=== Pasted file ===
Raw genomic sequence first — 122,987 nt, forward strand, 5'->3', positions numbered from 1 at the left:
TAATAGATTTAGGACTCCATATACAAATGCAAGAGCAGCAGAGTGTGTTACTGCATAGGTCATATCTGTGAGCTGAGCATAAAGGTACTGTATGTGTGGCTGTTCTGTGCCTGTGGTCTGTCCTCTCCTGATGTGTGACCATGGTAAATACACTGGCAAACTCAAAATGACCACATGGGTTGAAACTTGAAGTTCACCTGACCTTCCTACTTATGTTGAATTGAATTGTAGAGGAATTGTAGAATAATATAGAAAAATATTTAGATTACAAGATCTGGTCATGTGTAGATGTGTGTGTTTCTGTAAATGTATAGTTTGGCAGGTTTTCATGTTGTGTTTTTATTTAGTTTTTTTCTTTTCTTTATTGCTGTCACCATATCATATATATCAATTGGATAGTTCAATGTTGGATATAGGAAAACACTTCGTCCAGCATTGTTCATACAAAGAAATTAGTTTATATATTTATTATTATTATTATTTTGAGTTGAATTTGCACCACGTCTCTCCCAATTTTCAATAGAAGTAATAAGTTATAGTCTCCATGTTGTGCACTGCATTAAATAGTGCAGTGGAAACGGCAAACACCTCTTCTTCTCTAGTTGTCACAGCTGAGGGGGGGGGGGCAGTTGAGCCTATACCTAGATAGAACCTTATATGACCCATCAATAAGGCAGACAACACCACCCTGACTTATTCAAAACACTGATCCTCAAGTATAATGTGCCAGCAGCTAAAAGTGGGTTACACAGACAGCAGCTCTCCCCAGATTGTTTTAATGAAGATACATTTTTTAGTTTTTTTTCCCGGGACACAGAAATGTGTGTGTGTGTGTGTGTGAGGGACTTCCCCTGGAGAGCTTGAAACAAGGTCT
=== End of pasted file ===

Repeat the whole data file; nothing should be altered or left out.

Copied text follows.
Raw genomic sequence first — 122,987 nt, forward strand, 5'->3', positions numbered from 1 at the left:
TAATAGATTTAGGACTCCATATACAAATGCAAGAGCAGCAGAGTGTGTTACTGCATAGGTCATATCTGTGAGCTGAGCATAAAGGTACTGTATGTGTGGCTGTTCTGTGCCTGTGGTCTGTCCTCTCCTGATGTGTGACCATGGTAAATACACTGGCAAACTCAAAATGACCACATGGGTTGAAACTTGAAGTTCACCTGACCTTCCTACTTATGTTGAATTGAATTGTAGAGGAATTGTAGAATAATATAGAAAAATATTTAGATTACAAGATCTGGTCATGTGTAGATGTGTGTGTTTCTGTAAATGTATAGTTTGGCAGGTTTTCATGTTGTGTTTTTATTTAGTTTTTTTCTTTTCTTTATTGCTGTCACCATATCATATATATCAATTGGATAGTTCAATGTTGGATATAGGAAAACACTTCGTCCAGCATTGTTCATACAAAGAAATTAGTTTATATATTTATTATTATTATTATTTTGAGTTGAATTTGCACCACGTCTCTCCCAATTTTCAATAGAAGTAATAAGTTATAGTCTCCATGTTGTGCACTGCATTAAATAGTGCAGTGGAAACGGCAAACACCTCTTCTTCTCTAGTTGTCACAGCTGAGGGGGGGGGGGCAGTTGAGCCTATACCTAGATAGAACCTTATATGACCCATCAATAAGGCAGACAACACCACCCTGACTTATTCAAAACACTGATCCTCAAGTATAATGTGCCAGCAGCTAAAAGTGGGTTACACAGACAGCAGCTCTCCCCAGATTGTTTTAATGAAGATACATTTTTTAGTTTTTTTTCCCGGGACACAGAAATGTGTGTGTGTGTGTGTGTGAGGGACTTCCCCTGGAGAGCTTGAAACAAGGTCT